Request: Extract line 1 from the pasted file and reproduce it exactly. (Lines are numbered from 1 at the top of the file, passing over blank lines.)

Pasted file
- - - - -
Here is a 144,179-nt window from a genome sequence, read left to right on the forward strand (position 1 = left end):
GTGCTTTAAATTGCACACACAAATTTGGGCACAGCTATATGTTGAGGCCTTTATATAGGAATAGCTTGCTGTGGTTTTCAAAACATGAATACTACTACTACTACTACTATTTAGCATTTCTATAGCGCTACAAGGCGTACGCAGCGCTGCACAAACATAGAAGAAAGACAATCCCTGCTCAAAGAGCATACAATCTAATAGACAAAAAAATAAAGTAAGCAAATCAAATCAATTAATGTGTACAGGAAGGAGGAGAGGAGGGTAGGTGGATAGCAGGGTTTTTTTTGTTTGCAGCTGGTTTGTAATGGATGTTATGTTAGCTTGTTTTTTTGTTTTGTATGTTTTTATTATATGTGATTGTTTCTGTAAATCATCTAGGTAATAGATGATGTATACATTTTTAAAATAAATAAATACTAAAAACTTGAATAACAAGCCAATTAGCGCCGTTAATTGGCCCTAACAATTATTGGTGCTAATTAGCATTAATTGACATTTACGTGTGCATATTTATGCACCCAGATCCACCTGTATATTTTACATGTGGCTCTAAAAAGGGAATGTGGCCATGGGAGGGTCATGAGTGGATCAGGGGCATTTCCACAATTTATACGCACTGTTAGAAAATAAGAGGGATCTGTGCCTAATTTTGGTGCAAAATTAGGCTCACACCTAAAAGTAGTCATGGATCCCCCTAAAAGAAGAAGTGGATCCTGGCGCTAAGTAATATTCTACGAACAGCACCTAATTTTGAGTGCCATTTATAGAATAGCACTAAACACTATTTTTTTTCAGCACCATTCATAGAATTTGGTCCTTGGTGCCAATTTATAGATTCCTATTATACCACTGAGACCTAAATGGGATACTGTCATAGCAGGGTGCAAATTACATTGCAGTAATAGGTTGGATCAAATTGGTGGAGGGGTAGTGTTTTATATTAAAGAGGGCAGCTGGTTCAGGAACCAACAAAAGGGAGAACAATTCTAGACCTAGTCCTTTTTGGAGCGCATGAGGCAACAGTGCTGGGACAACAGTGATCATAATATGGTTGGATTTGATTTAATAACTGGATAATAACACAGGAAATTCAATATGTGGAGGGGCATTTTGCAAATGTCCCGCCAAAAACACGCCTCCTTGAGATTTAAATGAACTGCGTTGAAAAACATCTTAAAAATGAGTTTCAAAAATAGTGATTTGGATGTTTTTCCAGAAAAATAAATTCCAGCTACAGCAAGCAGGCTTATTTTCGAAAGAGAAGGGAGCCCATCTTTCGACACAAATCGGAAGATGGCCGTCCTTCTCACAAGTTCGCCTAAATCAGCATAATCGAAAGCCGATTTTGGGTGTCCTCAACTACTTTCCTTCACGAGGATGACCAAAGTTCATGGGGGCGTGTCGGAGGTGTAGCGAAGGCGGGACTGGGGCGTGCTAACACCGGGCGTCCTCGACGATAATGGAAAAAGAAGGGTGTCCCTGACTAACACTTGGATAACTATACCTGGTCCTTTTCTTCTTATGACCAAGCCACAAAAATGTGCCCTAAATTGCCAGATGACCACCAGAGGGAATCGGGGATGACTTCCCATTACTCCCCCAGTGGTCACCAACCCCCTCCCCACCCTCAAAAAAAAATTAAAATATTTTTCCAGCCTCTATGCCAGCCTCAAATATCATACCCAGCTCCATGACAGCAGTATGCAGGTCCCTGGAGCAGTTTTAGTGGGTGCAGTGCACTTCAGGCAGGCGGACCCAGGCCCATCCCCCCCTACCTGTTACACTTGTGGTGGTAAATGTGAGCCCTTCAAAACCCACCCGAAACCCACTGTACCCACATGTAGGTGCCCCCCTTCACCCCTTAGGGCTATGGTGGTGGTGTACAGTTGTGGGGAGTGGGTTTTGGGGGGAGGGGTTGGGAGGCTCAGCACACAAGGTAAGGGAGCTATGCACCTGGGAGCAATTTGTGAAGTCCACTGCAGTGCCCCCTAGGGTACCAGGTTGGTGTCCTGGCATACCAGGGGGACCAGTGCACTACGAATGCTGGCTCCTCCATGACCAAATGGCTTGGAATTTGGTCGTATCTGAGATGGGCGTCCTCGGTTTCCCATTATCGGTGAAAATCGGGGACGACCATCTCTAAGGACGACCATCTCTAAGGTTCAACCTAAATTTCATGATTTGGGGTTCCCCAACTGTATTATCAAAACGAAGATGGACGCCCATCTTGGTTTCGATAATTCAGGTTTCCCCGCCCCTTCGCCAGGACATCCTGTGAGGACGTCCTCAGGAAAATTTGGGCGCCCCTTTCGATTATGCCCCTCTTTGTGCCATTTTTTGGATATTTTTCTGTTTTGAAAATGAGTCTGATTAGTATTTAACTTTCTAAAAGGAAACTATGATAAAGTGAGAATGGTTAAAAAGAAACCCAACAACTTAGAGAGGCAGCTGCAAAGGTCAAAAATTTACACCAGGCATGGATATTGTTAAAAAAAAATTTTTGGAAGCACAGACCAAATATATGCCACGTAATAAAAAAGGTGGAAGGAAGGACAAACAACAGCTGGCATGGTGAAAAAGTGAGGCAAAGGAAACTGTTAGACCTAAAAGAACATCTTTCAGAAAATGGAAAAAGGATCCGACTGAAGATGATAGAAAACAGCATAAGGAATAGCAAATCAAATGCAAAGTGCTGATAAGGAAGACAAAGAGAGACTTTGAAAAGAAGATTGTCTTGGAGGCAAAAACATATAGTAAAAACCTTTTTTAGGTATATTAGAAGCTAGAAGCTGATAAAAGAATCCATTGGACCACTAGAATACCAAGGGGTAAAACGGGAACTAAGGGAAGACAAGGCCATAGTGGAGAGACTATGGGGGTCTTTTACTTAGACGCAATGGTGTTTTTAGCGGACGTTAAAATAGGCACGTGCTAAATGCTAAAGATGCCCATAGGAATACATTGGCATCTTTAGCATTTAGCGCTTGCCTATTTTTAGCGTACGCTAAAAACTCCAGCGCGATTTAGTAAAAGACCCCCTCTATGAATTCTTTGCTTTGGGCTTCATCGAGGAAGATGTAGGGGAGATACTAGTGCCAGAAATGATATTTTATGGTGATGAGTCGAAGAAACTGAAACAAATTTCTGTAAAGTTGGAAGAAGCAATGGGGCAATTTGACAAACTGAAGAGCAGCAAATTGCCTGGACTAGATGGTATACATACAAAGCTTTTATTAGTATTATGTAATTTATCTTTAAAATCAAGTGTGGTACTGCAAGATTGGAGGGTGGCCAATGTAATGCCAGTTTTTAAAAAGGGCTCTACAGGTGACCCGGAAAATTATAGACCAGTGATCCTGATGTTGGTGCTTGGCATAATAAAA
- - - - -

Here is a 144,179-nt window from a genome sequence, read left to right on the forward strand (position 1 = left end):